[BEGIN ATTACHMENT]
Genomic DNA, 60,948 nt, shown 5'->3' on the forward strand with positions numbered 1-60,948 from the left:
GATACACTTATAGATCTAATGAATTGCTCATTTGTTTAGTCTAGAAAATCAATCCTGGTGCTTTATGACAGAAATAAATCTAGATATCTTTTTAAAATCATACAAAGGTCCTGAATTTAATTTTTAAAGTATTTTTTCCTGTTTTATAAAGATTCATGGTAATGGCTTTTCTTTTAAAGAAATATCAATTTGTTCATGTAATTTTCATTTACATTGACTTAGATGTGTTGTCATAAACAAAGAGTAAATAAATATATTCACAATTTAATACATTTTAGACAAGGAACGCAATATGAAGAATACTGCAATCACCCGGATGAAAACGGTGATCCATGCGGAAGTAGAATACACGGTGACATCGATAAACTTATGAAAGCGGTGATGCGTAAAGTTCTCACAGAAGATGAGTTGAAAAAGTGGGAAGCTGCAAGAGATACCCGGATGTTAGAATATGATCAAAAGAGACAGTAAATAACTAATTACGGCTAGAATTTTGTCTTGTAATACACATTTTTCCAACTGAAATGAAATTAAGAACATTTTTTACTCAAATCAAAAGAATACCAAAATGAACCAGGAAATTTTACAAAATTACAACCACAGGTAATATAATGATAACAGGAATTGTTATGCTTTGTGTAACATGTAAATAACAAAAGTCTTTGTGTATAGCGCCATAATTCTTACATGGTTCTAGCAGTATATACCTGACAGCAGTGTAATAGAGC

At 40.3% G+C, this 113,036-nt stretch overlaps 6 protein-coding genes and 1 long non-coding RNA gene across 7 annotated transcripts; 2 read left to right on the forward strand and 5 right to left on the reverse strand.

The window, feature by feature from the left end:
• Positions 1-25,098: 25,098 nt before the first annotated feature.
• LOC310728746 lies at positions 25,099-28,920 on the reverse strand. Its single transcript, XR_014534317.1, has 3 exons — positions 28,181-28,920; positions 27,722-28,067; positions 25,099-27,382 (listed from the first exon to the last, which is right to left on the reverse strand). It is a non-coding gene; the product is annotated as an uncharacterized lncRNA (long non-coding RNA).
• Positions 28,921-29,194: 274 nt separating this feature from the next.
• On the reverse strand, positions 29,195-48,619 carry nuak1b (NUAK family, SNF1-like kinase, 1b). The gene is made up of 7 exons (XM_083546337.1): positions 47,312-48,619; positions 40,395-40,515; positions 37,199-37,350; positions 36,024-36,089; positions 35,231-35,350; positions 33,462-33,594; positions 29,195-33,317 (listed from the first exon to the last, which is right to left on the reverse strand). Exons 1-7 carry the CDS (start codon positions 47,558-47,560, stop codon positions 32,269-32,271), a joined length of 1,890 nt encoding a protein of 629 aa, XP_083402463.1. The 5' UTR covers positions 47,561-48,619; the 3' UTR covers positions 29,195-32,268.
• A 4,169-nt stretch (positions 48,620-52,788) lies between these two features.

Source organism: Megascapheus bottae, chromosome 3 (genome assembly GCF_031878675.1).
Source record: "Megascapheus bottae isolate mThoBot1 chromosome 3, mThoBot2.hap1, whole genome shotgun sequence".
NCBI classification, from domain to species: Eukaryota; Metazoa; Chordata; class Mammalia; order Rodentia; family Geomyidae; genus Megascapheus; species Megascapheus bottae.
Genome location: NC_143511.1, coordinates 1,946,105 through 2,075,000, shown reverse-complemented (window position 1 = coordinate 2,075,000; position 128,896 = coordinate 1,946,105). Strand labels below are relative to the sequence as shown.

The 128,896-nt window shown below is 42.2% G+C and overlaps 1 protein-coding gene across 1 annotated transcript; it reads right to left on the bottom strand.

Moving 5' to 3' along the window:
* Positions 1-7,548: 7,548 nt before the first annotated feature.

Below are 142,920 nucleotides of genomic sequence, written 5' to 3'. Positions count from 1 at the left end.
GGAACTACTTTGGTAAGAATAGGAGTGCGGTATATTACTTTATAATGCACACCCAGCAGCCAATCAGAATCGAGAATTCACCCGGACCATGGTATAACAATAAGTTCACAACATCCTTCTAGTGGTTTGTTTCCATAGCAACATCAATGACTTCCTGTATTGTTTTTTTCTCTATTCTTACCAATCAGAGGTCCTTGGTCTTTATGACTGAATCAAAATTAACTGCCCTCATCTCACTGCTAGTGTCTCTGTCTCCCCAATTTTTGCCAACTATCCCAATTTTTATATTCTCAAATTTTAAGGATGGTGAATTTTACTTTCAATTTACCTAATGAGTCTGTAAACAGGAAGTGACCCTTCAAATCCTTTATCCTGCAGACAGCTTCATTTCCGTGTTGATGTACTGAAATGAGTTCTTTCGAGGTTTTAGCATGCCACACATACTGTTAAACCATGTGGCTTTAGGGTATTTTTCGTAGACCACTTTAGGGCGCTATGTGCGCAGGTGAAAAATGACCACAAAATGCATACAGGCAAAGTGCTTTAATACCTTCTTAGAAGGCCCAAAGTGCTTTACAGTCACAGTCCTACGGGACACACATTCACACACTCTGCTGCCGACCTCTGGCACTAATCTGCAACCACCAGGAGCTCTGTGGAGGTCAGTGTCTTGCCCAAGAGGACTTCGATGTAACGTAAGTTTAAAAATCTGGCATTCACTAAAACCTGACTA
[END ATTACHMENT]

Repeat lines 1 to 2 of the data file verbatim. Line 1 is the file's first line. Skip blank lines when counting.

Genomic DNA, 60,948 nt, shown 5'->3' on the forward strand with positions numbered 1-60,948 from the left:
GATACACTTATAGATCTAATGAATTGCTCATTTGTTTAGTCTAGAAAATCAATCCTGGTGCTTTATGACAGAAATAAATCTAGATATCTTTTTAAAATCATACAAAGGTCCTGAATTTAATTTTTAAAGTATTTTTTCCTGTTTTATAAAGATTCATGGTAATGGCTTTTCTTTTAAAGAAATATCAATTTGTTCATGTAATTTTCATTTACATTGACTTAGATGTGTTGTCATAAACAAAGAGTAAATAAATATATTCACAATTTAATACATTTTAGACAAGGAACGCAATATGAAGAATACTGCAATCACCCGGATGAAAACGGTGATCCATGCGGAAGTAGAATACACGGTGACATCGATAAACTTATGAAAGCGGTGATGCGTAAAGTTCTCACAGAAGATGAGTTGAAAAAGTGGGAAGCTGCAAGAGATACCCGGATGTTAGAATATGATCAAAAGAGACAGTAAATAACTAATTACGGCTAGAATTTTGTCTTGTAATACACATTTTTCCAACTGAAATGAAATTAAGAACATTTTTTACTCAAATCAAAAGAATACCAAAATGAACCAGGAAATTTTACAAAATTACAACCACAGGTAATATAATGATAACAGGAATTGTTATGCTTTGTGTAACATGTAAATAACAAAAGTCTTTGTGTATAGCGCCATAATTCTTACATGGTTCTAGCAGTATATACCTGACAGCAGTGTAATAGAGC